In Hollywood today, everything is about intellectual property. The IP your studio or streaming service owns can be what determines how many eyeballs and dollars you ultimately receive. Apparently mainstream audiences can’t be bothered with a knowledge gap, they have to come into a film with preconceptions about a property to engage with it. That means studios are gobbling up the rights to comic books, video games, toys, and anything else that has name brand recognition. The trend is even causing streaming services like Netflix to circle back to the original IP-treasure trove, a name brand so rich that it probably accounts for more adaptations than even Marvel Comics: the works of William Shakespeare.
The King, streaming on Netflix today, is an amalgam of Shakespeare’s history plays—Henry IV, Parts 1 and 2, and Henry V—in a way that sort of feels like the Marvel-fication of the Bard. Smoothed down into an easily digestible two-hour origin story that ditches the iambic pentameter for a script by Aussie director David Michôd (Animal Kingdom, The Rover) and co-writer/co-star Joel Edgerton, The King reimagines the classic Shakespeare fool Falstaff (Edgerton) as a battle-hardened, reluctant action hero and the French Dauphin (played with verve by Robert Pattison) as a campy comic book villain. It certainly loses a bit of the poetry, scope, and drama of the source material for something that feels like a straight-forward coming-of-age tale that will feel familiar for modern audiences. Still, with solid performances and fine direction, it’s perfectly suitable entertainment.
The internet’s boyfriend Timothée Chalamet stars as Prince Hal, the hard-partying first born son of Henry IV (the always excellent Ben Mendelsohn). Hal has Daddy-issues but is brought back home at his dying father’s request, urged by his drinking buddy John Falstaff. Henry IV has not asked for his son to return so the pair could reconcile, but so he could tell Hal that his younger brother Thomas will jump him in the line of succession. However, when the cantankerous dying King’s petty squabbles causes tragedy to befall his younger son, Hal is transformed from burnout prince to King Henry V. The new king is immediately tested by the French Dauphin and, despite his misgivings and thoughtful nature, pushed into war with France by his advisors.
Chalamet gives a compelling, likable performance as Hal, who plays the young king as soulful but intense, desperate not to repeat the mistakes of his father and lead men into unnecessary wars. However, due to the script’s by-the-numbers plotting, his transformation from drunk to stoic king happens in a flash, and once the young king’s anger boils over, Chalamet isn’t left with another gear to go to. It feels like such little character development for such a long story, but The King plays to its other strengths. Michôd is able to create several memorable set-pieces, culminating in the muddy Battle of Agincourt, which will please Game of Thrones fans anxiously awaiting that newly announced prequel.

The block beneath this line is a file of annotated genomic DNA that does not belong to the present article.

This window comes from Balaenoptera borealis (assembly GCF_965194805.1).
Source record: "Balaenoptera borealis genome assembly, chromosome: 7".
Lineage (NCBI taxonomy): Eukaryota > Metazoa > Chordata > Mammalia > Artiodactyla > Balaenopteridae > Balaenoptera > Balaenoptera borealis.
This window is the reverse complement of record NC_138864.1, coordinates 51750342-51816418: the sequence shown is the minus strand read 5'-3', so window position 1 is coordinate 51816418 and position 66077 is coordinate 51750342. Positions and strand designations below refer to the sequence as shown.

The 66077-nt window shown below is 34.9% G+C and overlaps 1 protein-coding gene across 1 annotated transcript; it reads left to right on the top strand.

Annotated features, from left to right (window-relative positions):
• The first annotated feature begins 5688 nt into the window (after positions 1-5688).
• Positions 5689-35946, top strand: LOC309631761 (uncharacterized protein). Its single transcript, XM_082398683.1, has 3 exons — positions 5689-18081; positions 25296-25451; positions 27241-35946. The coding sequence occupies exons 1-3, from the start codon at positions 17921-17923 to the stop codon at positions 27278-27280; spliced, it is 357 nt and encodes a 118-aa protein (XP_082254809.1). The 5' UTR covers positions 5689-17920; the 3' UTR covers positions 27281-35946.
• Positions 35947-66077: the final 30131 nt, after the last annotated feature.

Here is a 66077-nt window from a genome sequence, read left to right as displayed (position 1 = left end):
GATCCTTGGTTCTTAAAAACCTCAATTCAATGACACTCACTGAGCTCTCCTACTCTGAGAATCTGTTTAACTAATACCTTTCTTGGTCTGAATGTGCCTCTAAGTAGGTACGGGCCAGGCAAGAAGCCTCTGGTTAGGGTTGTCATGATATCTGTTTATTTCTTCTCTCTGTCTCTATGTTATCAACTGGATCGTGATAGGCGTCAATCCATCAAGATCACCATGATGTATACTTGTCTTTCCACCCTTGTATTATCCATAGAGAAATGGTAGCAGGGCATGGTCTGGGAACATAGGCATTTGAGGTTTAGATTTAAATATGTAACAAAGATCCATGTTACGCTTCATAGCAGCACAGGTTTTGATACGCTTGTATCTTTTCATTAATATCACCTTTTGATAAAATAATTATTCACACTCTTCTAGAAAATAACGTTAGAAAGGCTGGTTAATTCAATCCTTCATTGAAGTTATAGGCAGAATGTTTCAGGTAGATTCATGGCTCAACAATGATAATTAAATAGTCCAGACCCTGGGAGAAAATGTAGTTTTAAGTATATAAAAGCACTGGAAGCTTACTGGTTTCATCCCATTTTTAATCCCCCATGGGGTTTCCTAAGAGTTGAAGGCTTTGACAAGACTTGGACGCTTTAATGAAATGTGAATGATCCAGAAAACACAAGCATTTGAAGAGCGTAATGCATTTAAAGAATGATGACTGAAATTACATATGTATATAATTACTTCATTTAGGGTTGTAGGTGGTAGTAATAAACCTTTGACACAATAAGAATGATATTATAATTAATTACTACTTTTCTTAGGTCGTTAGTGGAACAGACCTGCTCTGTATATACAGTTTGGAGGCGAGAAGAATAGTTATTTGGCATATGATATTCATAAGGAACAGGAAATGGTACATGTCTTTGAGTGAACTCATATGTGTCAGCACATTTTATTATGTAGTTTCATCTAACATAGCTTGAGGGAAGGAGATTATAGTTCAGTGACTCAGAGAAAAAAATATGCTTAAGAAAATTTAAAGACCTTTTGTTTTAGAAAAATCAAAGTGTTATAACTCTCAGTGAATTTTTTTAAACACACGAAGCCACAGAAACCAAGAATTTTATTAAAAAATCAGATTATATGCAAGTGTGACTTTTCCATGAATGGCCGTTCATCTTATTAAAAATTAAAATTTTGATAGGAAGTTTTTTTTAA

Though there’s a spark to be found in Chalamet’s forceful performance, the battle scenes, and whatever it is that Pattinson is doing as the Dauphin (the film could have used more of his bizarro energy), that’s nothing compared to the late arrival of French princess Catherine (Lily-Rose Depp). Catherine immediately challenges Hal’s beliefs on his war with France and makes him realize that he’s become the very thing that he sought to avoid. Her fiery takedown of King Henry V is when this movie truly comes alive and the anti-war themes start to become something more than rudimentary. It’s just a shame that it comes so late and that she doesn’t have more screen time. It’s far more interesting to watch Hal spar with an intellectual equal instead of arguing amongst the advisors that we know he’ll triumph over.
The King is a fine showcase for Hollywood’s new It-boy Chalamet and a more than serviceable period drama, but in condensing Shakespeare’s works and ditching his way with words, the whole affair feels more dutiful than epic. It’s kind of like the way the MCU can pay homage to Jack Kirby without quite nailing the qualities that made him great. All the expected beats are hit, except for the final 20-minutes or so that hints at a richer story and dynamic than what’s to be found in everything that came before. Still, The King is an entertaining watch that you won’t regret firing up on Netflix, but weighty like Shakespeare tis not.
Nick Harley is a tortured Cleveland sports fan, thinks Douglas Sirk would have made a killer Batman movie, Spider-Man should be a big-budget HBO series, and Wes Anderson and Paul Thomas Anderson should direct a script written by one another. For more thoughts like these, read Nick’s work here at Den of Geek or follow him on Twitter.